The shadow price and reduced cost are known as dual values, the shadow price being a dual to the solution in the original (or “primal”) problem, and the reduced cost being a dual to the slack price in the original problem. To each problem in the standard form (see Parts of a Linear Program (LP)) there corresponds a dual linear program given by this.
maximize b1 y1 + b2 y2 + … + bm ym
a11 y1 + a21 y2 + … + am1 ym >= c1
a1n y1 + a2n y2 + … + amn ym >= cn
The new variables in this program, y1,y2, …,ym, are the shadow prices, and the slack value for each constraint is the reduced costs in the primal problem. Note that the variables in the primal problem correspond to constraints in the dual problem, and constraints in the primal problem correspond to decision variables in the dual problem.
Note: The OptObjectiveSa() function applies only to LP type problems with continuous decision variables.
If we change a coefficient in the objective function, the solution (x1, …,xn) continues to be the optimal solution as long as the coefficient remains within a certain range. Note that the solution point is the same, but the value of the objective function at the optimum is affected. This range can be computed with this function.
OptObjectiveSa(Opt: OptType; Decision: optional)
The first parameter, «Opt», is a linear program defined using DefineOptimization().
When called with only a single parameter, the range is computed for all decision variables, and the result is indexed by the linear program variable index
.DecisionVector. If the range for only a single decision variable (or a small subset) is required, the second parameter, «Decision», is used to indicate the decision variable for which the sensitivity is to be computed.
The result returned from OptObjectiveSa() is dimensioned by a local index,
.range := ['lower','upper']. Thus, to get the smallest value for each coefficient in the objective that would continue to produce the same solution, you would use an expression like this.
Var sa:= OptObjectiveSa(Opt) DO
When a coefficient can be changed an arbitrary amount without changing the solution basis, the corresponding entry in the result returned by OptObjectiveSa() is
-INF for the lower value or
+INF for the upper value.
Note: The OptRhsSa() function applies only to LP type problems with continuous decision variables.
The sensitivity of the right-hand side coefficients can be computed using this function.
OptRHSSa(Opt: LpType; constraint: Optional)
This computes the range over which the coefficient in the RHS can vary without changing the basis of the solution. In other words, over the returned range, the set of constraints with zero slack remains the set of constraints with zero slack (i.e., the critical constraints).
The result is indexed by a local index,
.range:= ['lower', 'upper'], containing the smallest and largest values for the corresponding RHS coefficient. If the optional second parameter is not specified, the range is computed for all variables and the result is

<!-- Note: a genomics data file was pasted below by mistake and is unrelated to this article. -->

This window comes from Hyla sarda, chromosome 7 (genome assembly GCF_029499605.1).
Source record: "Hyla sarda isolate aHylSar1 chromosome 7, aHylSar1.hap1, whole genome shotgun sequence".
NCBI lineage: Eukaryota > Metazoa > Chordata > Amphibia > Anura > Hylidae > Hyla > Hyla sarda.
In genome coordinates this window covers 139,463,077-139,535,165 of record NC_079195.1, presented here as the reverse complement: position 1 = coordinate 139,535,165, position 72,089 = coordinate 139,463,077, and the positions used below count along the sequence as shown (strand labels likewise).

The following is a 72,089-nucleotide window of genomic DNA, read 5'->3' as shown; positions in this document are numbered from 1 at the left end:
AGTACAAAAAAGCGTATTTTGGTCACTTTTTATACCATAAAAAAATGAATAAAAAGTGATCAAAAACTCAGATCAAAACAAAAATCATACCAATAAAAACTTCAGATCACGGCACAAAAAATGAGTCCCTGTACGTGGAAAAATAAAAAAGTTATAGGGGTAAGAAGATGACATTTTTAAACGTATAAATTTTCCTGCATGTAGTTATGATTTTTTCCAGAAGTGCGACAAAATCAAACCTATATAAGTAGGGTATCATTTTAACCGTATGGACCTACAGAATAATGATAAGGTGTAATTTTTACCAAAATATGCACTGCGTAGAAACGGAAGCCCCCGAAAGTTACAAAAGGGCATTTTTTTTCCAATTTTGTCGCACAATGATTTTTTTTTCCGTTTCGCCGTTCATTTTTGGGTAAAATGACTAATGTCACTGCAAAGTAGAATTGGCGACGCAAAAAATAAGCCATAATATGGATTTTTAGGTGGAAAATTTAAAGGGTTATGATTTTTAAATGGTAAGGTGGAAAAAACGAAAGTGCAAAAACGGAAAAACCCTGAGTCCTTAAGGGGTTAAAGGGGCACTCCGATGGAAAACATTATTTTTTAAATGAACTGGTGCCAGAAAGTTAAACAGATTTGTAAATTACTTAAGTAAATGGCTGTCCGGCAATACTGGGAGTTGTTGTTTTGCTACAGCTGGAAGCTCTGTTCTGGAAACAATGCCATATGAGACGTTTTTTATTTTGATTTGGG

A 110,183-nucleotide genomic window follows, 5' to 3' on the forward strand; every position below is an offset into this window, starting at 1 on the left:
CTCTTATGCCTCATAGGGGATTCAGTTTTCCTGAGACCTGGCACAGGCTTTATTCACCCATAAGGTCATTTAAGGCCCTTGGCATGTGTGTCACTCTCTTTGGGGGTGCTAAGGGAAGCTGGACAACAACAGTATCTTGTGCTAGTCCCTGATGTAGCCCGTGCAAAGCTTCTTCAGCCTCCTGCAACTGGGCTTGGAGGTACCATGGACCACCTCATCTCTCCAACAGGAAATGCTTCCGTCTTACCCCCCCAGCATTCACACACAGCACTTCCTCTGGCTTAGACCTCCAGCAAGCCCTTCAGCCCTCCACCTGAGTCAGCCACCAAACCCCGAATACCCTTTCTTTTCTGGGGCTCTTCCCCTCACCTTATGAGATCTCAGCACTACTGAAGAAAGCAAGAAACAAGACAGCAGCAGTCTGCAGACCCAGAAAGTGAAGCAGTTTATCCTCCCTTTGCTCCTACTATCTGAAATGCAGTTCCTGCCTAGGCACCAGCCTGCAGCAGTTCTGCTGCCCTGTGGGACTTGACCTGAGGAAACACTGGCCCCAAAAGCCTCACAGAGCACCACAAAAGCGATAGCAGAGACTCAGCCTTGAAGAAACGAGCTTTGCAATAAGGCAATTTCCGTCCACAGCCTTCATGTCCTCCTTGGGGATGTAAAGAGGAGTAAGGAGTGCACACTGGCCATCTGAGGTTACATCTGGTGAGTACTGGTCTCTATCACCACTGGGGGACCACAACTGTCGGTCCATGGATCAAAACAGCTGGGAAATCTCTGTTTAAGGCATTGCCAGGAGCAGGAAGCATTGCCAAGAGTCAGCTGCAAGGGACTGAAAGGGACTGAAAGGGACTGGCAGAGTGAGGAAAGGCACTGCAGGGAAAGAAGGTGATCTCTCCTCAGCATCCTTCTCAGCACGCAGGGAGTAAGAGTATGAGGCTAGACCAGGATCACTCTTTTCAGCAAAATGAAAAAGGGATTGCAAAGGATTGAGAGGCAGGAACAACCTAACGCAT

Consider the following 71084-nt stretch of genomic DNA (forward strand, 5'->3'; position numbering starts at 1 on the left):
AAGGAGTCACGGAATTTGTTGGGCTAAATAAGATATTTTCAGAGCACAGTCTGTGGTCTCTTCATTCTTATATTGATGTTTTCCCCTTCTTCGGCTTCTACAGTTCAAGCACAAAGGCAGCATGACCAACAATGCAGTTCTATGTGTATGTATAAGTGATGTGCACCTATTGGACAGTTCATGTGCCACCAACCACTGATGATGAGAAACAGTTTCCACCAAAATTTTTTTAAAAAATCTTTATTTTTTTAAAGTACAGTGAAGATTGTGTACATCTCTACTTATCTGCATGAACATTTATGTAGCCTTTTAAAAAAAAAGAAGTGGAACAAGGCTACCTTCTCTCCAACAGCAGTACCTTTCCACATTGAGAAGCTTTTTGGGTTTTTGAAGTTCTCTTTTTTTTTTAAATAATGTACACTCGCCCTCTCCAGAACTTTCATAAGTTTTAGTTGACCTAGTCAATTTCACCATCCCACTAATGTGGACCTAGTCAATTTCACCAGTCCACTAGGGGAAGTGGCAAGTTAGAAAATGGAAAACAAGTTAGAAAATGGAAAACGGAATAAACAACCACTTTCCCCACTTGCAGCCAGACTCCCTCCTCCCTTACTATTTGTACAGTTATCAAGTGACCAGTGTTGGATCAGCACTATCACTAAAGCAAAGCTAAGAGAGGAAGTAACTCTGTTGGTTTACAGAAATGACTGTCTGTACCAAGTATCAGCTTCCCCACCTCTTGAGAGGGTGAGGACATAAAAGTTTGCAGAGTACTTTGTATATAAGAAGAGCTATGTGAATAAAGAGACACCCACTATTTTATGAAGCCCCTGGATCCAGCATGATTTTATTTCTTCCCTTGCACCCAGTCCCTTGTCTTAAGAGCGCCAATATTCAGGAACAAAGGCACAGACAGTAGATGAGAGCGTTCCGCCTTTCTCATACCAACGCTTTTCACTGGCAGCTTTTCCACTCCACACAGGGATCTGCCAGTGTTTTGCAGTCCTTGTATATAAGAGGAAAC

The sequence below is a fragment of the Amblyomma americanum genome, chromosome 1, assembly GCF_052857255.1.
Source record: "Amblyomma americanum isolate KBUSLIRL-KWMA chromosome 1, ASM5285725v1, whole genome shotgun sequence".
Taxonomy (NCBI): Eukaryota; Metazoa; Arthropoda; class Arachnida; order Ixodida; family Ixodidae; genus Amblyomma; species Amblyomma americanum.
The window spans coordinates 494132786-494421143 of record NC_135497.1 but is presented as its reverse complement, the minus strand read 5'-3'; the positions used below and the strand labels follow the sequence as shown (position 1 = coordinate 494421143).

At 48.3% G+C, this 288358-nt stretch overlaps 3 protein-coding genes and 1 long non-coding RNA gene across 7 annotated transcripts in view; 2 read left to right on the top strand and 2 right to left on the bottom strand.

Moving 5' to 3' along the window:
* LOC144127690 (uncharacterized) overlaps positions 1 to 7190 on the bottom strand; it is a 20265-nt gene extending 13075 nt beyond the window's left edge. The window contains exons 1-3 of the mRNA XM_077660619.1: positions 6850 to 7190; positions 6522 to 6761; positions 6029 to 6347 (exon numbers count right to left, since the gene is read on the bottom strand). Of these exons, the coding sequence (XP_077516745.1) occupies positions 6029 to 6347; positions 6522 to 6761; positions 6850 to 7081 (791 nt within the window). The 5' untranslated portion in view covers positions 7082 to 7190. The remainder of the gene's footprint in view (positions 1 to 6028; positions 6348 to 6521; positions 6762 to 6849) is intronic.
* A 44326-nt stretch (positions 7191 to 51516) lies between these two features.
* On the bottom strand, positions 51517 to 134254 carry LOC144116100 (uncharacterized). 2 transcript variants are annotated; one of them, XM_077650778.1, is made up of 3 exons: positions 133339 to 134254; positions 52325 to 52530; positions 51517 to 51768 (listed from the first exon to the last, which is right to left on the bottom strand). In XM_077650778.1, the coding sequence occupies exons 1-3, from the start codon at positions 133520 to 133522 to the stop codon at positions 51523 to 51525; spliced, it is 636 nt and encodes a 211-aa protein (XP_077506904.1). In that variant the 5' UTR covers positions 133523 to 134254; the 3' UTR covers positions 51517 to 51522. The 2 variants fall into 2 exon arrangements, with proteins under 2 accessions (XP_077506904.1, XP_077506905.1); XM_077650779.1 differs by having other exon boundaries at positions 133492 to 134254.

.ConstraintVector. If the range is needed for only a single coefficient, the second parameter specifies a Constraint node, and only the range for that constraints in the designated array are computed.
When a coefficient can be changed an arbitrary amount without changing the solution basis, the corresponding entry in the result returned by OptRhsSa() is
-INF for the lower value or
+INF for the upper value.
OptSlack(Opt, Constraint, PassNonFeasible)
When you have a constraint
ai1 x1 + ai2 x2 + … + a1n xn <= bi
the slack (or surplus) for that constraint is the positive value that, when added to the LHS, makes both sides equal, that is
ai1 x1 + ai2 x2 + … + a1n xn + slacki = bi
The constraints that have zero slack are of particular interest, since they are instrumental in constraining the optimum. If these constraints are relaxed (e.g., by increasing bi), a larger maximum value can be obtained. However, as critical constraints are relaxed, other constraints might become relevant. For the constraints, the non-zero slack gives an indication of how close they are to becoming critical.
The slack for each constraint is obtained from this function.
It takes as input the object returned from DefineOptimization() and returns an array indexed by
.ConstraintVector, containing the slack at the optimum for each constraint.
Note: The OptFindIIS() function applies only to LP type problems with continuous decision variables.
Computes and returns the irreducibly infeasible subset (IIS) of the constraints. This is meaningful when
LpStatus(Opt)=2 (“no feasible solution”), and is useful for identifying what portions of your constraint formulation make the problem infeasible.
When the optional parameter, «newLp», is specified, returns a new <<LP>> object having the subset of constraints (still infeasible). The components of this object can be accessed using OptInfo().
OptWriteIIS(Opt, filename, format)
Writes an irreducibly infeasible subset (IIS) of a linear or quadratic program to a file, including only a subset of constraints that is infeasible, but with the property that if any single constraint is removed, the resulting problem will be feasible. The format is the same as that used by LpWrite().
"LP"(or 1): CPLex LP format
"MPS"(or 2): a legacy format used infrequently
"LPFML"(or 3): Open Solver Interface
OptRead(Opt, DecisionVector, ConstraintVector, format)
Reads a linear or quadratic program definition from file «filename», previously written by OptWrite(), and returns an opaque
«QP» object. The optional index parameters «DecisionVector» and «ConstraintVector» specify the decisions and constraints for the LP. They must be of the same size as the problem read in. The optional «format» parameter can be
"LPFML" to indicate the type of file being read.
OptWrite(Opt, filename, format)
Writes a text description of a Linear Program (LP ) or Quadratic Program to a file with the specified filename. Note that if lp is an array of LP problems, and «filename» does not share the same dimension, the file written by OptWrite() contains the result of only the last lp.
- Also synonymous with